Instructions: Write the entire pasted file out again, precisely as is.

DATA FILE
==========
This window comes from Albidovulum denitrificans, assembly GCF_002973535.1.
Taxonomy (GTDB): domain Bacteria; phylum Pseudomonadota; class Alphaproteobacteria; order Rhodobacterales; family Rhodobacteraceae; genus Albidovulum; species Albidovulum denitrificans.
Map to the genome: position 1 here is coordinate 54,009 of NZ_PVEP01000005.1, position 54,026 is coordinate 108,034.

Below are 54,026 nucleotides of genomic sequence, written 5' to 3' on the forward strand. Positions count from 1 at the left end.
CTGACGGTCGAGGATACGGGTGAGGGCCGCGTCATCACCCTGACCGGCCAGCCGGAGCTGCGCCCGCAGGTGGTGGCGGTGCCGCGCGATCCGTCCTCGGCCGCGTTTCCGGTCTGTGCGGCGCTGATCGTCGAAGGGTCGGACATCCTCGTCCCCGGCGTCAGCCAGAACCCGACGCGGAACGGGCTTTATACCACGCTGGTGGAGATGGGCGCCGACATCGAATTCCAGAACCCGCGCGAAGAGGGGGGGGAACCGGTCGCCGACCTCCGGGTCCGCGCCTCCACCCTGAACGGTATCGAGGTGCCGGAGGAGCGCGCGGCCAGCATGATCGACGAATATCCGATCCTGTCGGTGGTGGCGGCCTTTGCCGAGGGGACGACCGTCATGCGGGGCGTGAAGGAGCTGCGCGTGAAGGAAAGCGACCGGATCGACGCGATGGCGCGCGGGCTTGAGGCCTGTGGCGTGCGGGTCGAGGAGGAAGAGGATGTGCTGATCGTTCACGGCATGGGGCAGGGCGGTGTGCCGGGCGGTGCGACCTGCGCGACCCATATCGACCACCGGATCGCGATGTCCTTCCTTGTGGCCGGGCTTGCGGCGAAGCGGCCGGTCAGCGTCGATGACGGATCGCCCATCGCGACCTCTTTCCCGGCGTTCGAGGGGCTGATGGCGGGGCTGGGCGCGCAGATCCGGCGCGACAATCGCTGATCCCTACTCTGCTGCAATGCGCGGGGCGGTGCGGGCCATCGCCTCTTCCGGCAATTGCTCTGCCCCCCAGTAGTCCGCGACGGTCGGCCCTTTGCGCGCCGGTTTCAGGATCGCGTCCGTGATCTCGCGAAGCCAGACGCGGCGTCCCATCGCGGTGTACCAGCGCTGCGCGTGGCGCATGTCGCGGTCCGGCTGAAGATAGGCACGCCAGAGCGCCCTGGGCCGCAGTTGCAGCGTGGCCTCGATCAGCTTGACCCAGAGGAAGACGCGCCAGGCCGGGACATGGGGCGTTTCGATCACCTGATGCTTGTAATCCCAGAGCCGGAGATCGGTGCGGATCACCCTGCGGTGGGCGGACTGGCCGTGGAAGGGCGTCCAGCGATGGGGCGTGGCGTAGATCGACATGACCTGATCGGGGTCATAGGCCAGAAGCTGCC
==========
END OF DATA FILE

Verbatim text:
This window comes from Albidovulum denitrificans, assembly GCF_002973535.1.
Taxonomy (GTDB): domain Bacteria; phylum Pseudomonadota; class Alphaproteobacteria; order Rhodobacterales; family Rhodobacteraceae; genus Albidovulum; species Albidovulum denitrificans.
Map to the genome: position 1 here is coordinate 54,009 of NZ_PVEP01000005.1, position 54,026 is coordinate 108,034.

Below are 54,026 nucleotides of genomic sequence, written 5' to 3' on the forward strand. Positions count from 1 at the left end.
CTGACGGTCGAGGATACGGGTGAGGGCCGCGTCATCACCCTGACCGGCCAGCCGGAGCTGCGCCCGCAGGTGGTGGCGGTGCCGCGCGATCCGTCCTCGGCCGCGTTTCCGGTCTGTGCGGCGCTGATCGTCGAAGGGTCGGACATCCTCGTCCCCGGCGTCAGCCAGAACCCGACGCGGAACGGGCTTTATACCACGCTGGTGGAGATGGGCGCCGACATCGAATTCCAGAACCCGCGCGAAGAGGGGGGGGAACCGGTCGCCGACCTCCGGGTCCGCGCCTCCACCCTGAACGGTATCGAGGTGCCGGAGGAGCGCGCGGCCAGCATGATCGACGAATATCCGATCCTGTCGGTGGTGGCGGCCTTTGCCGAGGGGACGACCGTCATGCGGGGCGTGAAGGAGCTGCGCGTGAAGGAAAGCGACCGGATCGACGCGATGGCGCGCGGGCTTGAGGCCTGTGGCGTGCGGGTCGAGGAGGAAGAGGATGTGCTGATCGTTCACGGCATGGGGCAGGGCGGTGTGCCGGGCGGTGCGACCTGCGCGACCCATATCGACCACCGGATCGCGATGTCCTTCCTTGTGGCCGGGCTTGCGGCGAAGCGGCCGGTCAGCGTCGATGACGGATCGCCCATCGCGACCTCTTTCCCGGCGTTCGAGGGGCTGATGGCGGGGCTGGGCGCGCAGATCCGGCGCGACAATCGCTGATCCCTACTCTGCTGCAATGCGCGGGGCGGTGCGGGCCATCGCCTCTTCCGGCAATTGCTCTGCCCCCCAGTAGTCCGCGACGGTCGGCCCTTTGCGCGCCGGTTTCAGGATCGCGTCCGTGATCTCGCGAAGCCAGACGCGGCGTCCCATCGCGGTGTACCAGCGCTGCGCGTGGCGCATGTCGCGGTCCGGCTGAAGATAGGCACGCCAGAGCGCCCTGGGCCGCAGTTGCAGCGTGGCCTCGATCAGCTTGACCCAGAGGAAGACGCGCCAGGCCGGGACATGGGGCGTTTCGATCACCTGATGCTTGTAATCCCAGAGCCGGAGATCGGTGCGGATCACCCTGCGGTGGGCGGACTGGCCGTGGAAGGGCGTCCAGCGATGGGGCGTGGCGTAGATCGACATGACCTGATCGGGGTCATAGGCCAGAAGCTGCC